Viscosity determination of molten ash from low-grade US coals

Jingxi Zhu, Jinichiro Nakano, Tetsuya Kenneth Kaneko, Haoyuan Mu, James P. Bennett, Kyei Sing Kwong, Peter Rozelle, Seetharaman Sridhar

Research output: Contribution to journalArticlepeer-review

3 Scopus citations


In entrained slagging gasifiers, the fluidity of the molten ash is a critical factor for process control since it affects slag formation, the capture of inorganic constituents, refractory wear, and slag drainage along the gasification chamber walls. The use of western coal, or mixtures of eastern and western coals as gasifier feedstock, is likely to occur as western coals become available and technological issues that hinder their use are being resolved. In the present work, the viscosity of synthetic slags with ash chemistries simulating the western U.S. coals, was experimentally measured at a Po 2 = 10-8 atm in the temperature range of 1773-1573 K (1500-1300 °C) using a rotating-bob viscometer. Alumina spindles and containment crucibles of both alumina and zirconia were used. Crystallization studies of this slag using a confocal scanning laser microscope found that a (Mg,Fe)Al 2O4-based spinel precipitated at temperatures below 1723 K (1450 °C), and this agreed with FactSage equilibrium phase prediction. The same spinels were observed in the post-viscometry experiment slags when ZrO 2 crucibles were used and assumed to be in equilibrium with the slag at the higher temperatures. Zirconia dissolution resulted in a slight increase in the solid fraction present in slags at lower temperatures, compared to spinel fraction. Crystal precipitation changed the apparent activation energy and required a longer stabilization times for viscosity measurements. The viscosity results were used in predictive equations based on Veytsman and Einstein's models, with critical nucleation temperatures and the solid fraction calculated with FactSage. In the simulated eastern/western coal feedstock blends based on ash compositions, the fractions of the solid precipitates were also calculated using the thermodynamic program FactSage for each blend composition, and the plastic viscosity of each eastern/western coal slag blend was predicted using Veytsman's model and compared to available experimental data.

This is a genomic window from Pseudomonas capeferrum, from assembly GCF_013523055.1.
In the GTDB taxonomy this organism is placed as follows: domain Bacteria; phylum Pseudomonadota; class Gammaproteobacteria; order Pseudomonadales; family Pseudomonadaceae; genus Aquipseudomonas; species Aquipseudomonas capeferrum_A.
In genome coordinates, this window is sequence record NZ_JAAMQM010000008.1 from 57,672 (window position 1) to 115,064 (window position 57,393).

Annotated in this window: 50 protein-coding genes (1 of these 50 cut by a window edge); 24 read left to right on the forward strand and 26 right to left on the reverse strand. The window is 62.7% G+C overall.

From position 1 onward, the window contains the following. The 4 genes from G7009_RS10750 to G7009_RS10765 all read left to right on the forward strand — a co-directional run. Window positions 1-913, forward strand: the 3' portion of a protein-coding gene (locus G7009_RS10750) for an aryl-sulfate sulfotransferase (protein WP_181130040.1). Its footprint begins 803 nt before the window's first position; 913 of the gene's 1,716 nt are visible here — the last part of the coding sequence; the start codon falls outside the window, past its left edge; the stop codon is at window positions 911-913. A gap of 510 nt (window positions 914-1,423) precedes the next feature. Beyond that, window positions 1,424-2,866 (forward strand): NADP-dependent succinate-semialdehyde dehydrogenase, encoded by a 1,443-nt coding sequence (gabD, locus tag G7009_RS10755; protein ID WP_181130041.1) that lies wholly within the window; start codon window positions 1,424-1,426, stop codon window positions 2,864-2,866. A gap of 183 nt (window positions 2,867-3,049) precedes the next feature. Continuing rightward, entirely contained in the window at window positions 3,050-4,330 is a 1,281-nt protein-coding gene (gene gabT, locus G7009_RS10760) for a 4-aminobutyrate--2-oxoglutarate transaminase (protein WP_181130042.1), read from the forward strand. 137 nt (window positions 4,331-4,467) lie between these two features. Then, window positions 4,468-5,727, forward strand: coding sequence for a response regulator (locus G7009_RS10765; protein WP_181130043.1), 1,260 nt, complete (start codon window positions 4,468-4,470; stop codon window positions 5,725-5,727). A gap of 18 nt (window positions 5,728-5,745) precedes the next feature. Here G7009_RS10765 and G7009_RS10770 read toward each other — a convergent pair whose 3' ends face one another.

Original languageEnglish (US)
Pages (from-to)569-580
Number of pages12
JournalHigh Temperature Materials and Processes
Issue number4-5
StatePublished - Oct 2012
Externally publishedYes


  • Coal gasifier
  • Crystallization
  • Plastic viscosity
  • Slag
  • Viscosity

ASJC Scopus subject areas

  • General Materials Science
  • Condensed Matter Physics
  • Mechanics of Materials
  • Physical and Theoretical Chemistry


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